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E-rights are new and fundamental rights

In light of the repeal of the EU-US privacy shield and the Schrems II ruling, the European Data Protection Board  (EDPB) published its Recommendations for companies. APPLiA's feedback.

In light of the repeal of the EU-US privacy shield and the Schrems II ruling, the European Data Protection Board  (EDPB) published its Recommendations for companies. “While the EU digital ecosystem is quickly taking shape” commented Paolo Falcioni, APPLiA’s Director General, “issues such as the right to data privacy and the respect of the GDPR rules are leading principles to bear in mind.” In this context, the current Recommendations could negatively impact open digital ecosystems and, concerning connected home appliances, their functionality.

Encryption is seen as a way to ensure privacy, meaning that messages or files are encoded so that they can only be read by certain people or systems. However, some types of encryption could disrupt devices’ processes, by blocking the flow of data and thus preventing the process from taking place. That could be the case for connected appliances, which often rely on interoperability with third parties to produce certain functions. A command to a connected oven, for instance, often travels through a complex digital ecosystem to produce a certain function. With encryption in place, this flow might not work as explained, potentially rendering the “connected” functionality of the product redundant.

The encryption issue poses also a critical (or perhaps impossible) challenge for European manufacturers, particularly small and medium-sized enterprises, to encrypt their data to such a degree that it is beyond the decrypting capabilities of a third-party government. Such operations would in fact go beyond the technical and financial capacity of most SMEs. In such a way, the EU’s objective of making the digital transition inclusive for EU citizens and workers would not be achieved.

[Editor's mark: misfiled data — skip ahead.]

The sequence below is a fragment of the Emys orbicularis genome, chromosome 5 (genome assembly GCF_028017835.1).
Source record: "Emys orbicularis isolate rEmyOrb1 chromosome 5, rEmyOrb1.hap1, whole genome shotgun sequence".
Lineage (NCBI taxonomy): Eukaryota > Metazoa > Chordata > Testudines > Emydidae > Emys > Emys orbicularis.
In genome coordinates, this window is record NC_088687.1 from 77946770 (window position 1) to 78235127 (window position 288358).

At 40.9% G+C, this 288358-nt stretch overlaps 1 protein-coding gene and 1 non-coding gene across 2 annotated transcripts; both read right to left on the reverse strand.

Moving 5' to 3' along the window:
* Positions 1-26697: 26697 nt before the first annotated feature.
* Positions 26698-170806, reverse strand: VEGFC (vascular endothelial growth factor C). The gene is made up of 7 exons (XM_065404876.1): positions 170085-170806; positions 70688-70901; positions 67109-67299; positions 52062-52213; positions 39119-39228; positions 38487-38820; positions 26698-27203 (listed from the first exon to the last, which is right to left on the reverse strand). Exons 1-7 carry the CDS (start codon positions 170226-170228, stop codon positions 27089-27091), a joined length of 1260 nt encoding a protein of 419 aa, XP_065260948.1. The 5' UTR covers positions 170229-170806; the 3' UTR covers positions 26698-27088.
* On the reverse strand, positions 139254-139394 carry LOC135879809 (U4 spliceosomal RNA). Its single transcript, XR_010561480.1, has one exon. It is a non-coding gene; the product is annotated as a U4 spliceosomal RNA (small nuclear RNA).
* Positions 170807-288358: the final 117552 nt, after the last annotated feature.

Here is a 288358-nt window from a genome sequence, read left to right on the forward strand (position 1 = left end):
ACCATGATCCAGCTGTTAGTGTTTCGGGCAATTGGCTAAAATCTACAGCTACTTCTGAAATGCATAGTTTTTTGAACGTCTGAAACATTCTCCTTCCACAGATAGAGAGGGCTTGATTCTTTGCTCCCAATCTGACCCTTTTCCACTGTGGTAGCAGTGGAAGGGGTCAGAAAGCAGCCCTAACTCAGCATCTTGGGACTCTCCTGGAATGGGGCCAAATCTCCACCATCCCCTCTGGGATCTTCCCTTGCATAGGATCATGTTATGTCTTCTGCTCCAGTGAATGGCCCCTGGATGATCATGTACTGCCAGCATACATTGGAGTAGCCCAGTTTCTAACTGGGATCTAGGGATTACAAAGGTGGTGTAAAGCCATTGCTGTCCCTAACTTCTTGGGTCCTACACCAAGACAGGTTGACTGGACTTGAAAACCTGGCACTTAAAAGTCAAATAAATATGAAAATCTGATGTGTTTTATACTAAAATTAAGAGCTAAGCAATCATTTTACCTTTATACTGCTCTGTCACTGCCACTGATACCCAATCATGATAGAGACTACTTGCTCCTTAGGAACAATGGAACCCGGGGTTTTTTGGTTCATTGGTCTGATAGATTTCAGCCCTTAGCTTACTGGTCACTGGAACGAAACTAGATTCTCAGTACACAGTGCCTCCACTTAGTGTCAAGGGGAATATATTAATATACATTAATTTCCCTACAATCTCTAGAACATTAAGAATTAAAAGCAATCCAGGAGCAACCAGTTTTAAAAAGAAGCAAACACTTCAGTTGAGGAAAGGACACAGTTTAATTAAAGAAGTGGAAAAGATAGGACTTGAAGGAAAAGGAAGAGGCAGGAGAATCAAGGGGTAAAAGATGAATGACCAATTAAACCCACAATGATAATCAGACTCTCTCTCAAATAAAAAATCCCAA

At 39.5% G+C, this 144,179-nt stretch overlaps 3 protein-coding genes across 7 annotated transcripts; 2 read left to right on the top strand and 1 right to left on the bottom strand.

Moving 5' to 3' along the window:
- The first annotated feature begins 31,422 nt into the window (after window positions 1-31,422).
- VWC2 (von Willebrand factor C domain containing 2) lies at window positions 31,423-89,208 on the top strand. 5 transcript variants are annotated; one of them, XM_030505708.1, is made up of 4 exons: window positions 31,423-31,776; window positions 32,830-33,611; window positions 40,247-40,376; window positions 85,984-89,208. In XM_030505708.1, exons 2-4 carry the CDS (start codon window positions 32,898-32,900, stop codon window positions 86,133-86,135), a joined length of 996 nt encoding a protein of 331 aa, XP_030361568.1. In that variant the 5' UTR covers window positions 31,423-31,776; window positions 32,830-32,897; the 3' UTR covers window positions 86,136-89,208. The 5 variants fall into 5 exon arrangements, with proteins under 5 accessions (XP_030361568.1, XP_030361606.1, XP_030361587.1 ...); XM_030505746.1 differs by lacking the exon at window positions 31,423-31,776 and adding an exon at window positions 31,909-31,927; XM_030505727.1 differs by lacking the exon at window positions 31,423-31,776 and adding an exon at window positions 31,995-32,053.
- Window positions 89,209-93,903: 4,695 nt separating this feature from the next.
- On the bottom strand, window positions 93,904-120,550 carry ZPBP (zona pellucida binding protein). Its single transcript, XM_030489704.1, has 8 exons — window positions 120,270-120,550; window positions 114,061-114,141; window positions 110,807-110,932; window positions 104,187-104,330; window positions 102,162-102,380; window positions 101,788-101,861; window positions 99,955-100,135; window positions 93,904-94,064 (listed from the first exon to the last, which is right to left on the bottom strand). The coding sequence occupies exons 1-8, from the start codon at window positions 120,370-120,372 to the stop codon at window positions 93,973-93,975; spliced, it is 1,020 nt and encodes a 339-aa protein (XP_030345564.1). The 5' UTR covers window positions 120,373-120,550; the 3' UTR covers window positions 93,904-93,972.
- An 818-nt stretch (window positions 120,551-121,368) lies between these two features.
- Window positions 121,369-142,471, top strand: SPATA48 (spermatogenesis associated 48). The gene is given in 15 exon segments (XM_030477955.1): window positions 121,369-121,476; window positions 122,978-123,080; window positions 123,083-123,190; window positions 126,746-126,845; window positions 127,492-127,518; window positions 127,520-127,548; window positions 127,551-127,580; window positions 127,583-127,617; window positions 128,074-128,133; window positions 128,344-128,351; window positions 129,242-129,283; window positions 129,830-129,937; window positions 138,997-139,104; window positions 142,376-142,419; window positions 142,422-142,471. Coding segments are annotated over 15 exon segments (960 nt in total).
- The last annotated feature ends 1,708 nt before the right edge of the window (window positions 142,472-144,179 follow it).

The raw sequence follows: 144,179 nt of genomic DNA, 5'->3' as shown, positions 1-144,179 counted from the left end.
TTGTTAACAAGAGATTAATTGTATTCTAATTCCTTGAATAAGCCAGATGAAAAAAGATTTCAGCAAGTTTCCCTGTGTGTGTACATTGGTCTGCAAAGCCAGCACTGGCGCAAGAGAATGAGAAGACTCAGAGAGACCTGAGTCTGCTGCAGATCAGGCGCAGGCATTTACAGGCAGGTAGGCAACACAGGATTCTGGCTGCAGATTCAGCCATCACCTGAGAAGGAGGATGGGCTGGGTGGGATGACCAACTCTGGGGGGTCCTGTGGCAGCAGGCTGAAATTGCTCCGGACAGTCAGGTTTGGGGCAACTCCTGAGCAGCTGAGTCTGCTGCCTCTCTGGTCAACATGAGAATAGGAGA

“The home appliance sector is a driver of digital innovation and works to bring the benefits of digitalisation to citizens’ hands, inside their home.” added Mr Falcioni. “In doing so, appliance manufacturers value the consumer’s right to privacy, and ensure they are aligned with GDPR commitments.” The safeguard of data privacy in data transfers and state-of-the-art cybersecurity have top priority for the home appliance industry. For this reason, manufacturers should be trusted to ensure which types of additional measures are appropriate for the needs of their data transfers, based on a case-by-case analysis, taking into account the nature of the data, its sensitivity and how it will be processed.

In the digital era, citizens expand their fundamental rights with new e-rights - data and e-privacy, protection from cyberattacks, data ownership. The home appliance sector values such rights deeply and works to continue providing products in the full respect and support of e-rights.

 

Download the full Position Paper here.